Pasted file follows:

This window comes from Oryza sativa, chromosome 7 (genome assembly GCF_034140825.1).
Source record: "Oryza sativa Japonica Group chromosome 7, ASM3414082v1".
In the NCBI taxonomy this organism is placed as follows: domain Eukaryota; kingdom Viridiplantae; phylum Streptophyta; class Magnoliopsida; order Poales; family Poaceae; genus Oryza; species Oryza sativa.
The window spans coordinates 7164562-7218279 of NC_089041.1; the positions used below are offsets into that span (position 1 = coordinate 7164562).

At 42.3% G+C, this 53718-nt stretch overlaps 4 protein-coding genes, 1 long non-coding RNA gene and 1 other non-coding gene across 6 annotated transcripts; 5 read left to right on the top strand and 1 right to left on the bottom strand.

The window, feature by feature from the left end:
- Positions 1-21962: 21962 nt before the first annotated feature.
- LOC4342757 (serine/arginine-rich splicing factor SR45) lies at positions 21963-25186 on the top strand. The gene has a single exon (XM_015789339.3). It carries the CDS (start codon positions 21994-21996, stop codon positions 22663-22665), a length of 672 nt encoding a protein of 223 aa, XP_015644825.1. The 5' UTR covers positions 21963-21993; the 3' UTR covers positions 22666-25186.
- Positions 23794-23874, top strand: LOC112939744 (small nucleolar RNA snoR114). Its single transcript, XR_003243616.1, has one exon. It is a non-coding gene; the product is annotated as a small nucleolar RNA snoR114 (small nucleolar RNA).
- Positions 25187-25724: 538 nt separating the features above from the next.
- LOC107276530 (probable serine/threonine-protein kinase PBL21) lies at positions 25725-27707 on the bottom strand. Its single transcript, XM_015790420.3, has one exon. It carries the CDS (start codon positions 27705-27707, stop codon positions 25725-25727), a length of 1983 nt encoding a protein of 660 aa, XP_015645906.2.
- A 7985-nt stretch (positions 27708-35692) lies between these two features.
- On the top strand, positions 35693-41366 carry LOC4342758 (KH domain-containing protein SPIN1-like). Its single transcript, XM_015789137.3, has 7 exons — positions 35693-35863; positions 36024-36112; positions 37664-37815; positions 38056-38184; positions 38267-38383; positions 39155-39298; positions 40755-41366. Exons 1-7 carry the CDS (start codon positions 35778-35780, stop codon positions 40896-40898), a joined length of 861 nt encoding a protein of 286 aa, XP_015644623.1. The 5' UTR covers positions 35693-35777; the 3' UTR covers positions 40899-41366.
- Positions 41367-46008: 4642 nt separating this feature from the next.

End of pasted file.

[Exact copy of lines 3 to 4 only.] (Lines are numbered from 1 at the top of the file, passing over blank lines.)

In the NCBI taxonomy this organism is placed as follows: domain Eukaryota; kingdom Viridiplantae; phylum Streptophyta; class Magnoliopsida; order Poales; family Poaceae; genus Oryza; species Oryza sativa.
The window spans coordinates 7164562-7218279 of NC_089041.1; the positions used below are offsets into that span (position 1 = coordinate 7164562).